I’m also really interested to see what happens to the rest of my girlfriends in the next couple of years. As I said, one is married. Another will probably be engaged soon. Three more literally have plans to get married in the next two years, but haven’t met anybody yet. And they may well end up having arranged marriages – a tradition I can’t help but wonder how much longer will continue quietly in Western countries, albeit in increasingly more informal ways. Probably longer than you might think.
Did you factor in family and kids when planning your career? Have you thought about when they fit into the picture?
Tags: career, life, reflections
Confession: I watch Desperate Housewives.
Confession two: I am ridiculously sad that Tom and Lynette have split up.
They’ve always been my favourite couple. She, the Type-A superwoman; he, the easy-going complement. T and I always agreed he was the best husband on the street.
To me, there’s one big lesson to be learned from their demise.
Imbalance can be deathly to a relationship.
If you are a driven person, it will be very hard to take the back seat to your partner’s career.
Lynette was a career woman to the core – as evidenced by her inability to defer to Tom even after encouraging him to pursue a big career move that saw his star really rise.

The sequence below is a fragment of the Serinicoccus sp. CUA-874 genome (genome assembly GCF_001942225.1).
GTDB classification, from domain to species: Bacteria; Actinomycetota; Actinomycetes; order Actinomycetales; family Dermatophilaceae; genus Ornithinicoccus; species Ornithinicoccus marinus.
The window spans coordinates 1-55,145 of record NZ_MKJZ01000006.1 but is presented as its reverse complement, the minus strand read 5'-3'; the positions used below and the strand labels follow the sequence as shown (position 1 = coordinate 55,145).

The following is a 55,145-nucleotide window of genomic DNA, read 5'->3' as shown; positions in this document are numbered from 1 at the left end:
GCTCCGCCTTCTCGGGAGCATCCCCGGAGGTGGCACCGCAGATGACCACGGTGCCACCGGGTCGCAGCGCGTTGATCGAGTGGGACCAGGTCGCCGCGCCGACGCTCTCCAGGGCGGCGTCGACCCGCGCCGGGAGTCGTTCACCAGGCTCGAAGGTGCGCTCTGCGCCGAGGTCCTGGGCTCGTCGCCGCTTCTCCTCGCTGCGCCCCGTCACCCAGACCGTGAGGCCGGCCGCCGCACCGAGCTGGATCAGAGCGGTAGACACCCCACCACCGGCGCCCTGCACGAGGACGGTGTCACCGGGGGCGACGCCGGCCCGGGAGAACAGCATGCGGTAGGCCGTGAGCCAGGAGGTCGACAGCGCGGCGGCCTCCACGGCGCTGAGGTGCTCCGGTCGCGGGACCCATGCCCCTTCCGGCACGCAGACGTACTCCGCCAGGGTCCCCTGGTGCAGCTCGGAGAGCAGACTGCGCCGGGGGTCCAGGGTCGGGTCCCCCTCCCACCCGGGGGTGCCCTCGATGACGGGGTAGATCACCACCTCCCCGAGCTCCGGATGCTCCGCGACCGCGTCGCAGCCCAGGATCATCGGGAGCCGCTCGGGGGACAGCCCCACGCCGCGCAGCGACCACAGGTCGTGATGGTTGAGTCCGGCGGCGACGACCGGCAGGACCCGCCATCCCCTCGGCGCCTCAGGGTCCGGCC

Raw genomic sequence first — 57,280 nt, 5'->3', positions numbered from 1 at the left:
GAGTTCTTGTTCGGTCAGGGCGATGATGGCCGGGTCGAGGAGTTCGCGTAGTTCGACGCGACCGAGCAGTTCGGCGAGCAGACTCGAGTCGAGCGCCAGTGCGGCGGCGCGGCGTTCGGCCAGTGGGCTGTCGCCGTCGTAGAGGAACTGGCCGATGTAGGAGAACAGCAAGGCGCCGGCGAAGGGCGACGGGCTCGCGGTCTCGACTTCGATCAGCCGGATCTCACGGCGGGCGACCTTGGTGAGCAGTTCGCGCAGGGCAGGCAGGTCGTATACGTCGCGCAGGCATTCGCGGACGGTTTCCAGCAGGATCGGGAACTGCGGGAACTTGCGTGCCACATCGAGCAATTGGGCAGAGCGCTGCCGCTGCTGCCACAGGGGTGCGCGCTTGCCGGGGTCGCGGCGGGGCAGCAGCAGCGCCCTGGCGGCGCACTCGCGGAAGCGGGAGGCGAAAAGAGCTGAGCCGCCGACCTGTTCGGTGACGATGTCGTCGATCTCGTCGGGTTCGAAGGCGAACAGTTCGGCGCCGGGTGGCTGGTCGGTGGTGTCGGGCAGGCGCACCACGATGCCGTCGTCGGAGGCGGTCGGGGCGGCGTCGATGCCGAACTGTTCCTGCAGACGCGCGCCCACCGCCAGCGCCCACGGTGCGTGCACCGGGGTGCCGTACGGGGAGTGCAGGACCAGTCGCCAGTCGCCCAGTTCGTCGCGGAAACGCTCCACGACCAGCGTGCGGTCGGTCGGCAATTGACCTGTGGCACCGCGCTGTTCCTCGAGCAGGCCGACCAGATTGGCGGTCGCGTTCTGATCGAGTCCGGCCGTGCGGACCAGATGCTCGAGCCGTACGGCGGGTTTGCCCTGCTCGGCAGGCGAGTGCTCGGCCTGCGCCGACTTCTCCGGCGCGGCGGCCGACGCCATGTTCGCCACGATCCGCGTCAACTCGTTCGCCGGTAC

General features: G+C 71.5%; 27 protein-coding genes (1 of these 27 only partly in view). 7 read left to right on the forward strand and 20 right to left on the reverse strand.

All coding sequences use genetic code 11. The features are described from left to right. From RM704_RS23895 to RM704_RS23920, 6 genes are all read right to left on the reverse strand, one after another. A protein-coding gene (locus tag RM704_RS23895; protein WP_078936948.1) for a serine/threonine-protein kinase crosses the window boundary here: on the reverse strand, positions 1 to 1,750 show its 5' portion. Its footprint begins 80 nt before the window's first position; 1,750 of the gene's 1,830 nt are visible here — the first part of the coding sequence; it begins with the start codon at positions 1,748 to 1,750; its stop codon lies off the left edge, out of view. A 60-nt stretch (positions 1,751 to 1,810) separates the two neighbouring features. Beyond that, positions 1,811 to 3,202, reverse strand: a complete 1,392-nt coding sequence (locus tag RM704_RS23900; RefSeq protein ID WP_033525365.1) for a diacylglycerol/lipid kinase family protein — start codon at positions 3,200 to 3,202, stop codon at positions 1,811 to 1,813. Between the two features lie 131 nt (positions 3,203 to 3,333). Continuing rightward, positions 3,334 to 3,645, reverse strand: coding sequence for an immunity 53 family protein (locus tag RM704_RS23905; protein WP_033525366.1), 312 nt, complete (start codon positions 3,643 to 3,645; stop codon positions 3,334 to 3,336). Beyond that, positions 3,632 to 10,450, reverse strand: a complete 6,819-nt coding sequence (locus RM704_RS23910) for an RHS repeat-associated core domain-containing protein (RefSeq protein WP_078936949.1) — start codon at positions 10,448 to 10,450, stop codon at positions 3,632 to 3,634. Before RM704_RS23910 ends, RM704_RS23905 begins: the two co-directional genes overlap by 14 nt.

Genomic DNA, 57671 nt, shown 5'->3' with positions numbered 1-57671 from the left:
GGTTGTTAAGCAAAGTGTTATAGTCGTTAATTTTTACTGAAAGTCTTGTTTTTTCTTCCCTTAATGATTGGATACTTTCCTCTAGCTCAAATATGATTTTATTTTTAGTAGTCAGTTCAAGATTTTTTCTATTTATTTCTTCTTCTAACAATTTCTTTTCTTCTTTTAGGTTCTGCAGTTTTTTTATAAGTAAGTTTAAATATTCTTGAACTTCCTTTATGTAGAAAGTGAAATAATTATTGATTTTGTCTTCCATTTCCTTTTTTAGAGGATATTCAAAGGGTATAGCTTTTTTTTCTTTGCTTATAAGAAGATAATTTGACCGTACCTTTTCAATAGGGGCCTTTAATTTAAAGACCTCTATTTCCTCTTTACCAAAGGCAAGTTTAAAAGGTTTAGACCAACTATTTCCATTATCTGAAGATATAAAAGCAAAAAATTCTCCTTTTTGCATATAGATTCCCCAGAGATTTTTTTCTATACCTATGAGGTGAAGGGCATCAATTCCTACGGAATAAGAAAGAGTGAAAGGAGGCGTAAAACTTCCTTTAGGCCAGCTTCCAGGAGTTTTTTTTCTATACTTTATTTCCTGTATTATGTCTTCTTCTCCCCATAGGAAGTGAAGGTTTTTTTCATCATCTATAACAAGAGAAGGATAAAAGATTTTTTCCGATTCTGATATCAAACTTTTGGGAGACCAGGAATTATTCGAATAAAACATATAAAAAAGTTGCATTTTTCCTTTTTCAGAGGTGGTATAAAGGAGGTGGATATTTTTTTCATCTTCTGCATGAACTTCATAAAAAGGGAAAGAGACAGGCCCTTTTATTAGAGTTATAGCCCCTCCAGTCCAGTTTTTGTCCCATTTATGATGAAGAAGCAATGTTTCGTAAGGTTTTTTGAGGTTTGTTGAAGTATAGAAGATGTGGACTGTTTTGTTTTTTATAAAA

She supported, pushed him even, into accepting a high-powered job. He wasn’t keen, but eventually embraced his new position. And Lynette found that difficult to accept – being relegated to spa sessions with the other wives on an executive retreat, refusing to treat Tom like an actual client when he hired her to redecorate his office, and so on. She wanted it both ways – she wanted him to succeed, but not to play the role of supporting spouse – and refused to accept that the dynamic was irrevocably altered.
All of that made worse by the fact that they both work(ed) in the same field, and that Lynette brought the entire situation on herself. Sometimes the things you think you want don’t make you happy, after all.
Worst of all, it seemed she’d lost her own financial stability – surely having Tom stop by the house to drop off a cheque would have to qualify as a serious lifetime low.
I’m not saying that who makes the most holds all the cards. But I am aware that if you’re in a partnership where one party ultimately calls the shots, and the other suddenly becomes a power player professionally, that’s probably going to seep over into the personal realm.
I’m thankful that T does not work in the same industry as I do – partly because 2 x journalist incomes will never equal pots of money – but mainly because I think the competitiveness factor would kill us dead. And that’s all on my part. I can’t help myself. I would not be able to separate the personal and professional – to stop comparing our work, to make sure I measured up or better, to stop any envy eating away at our relationship.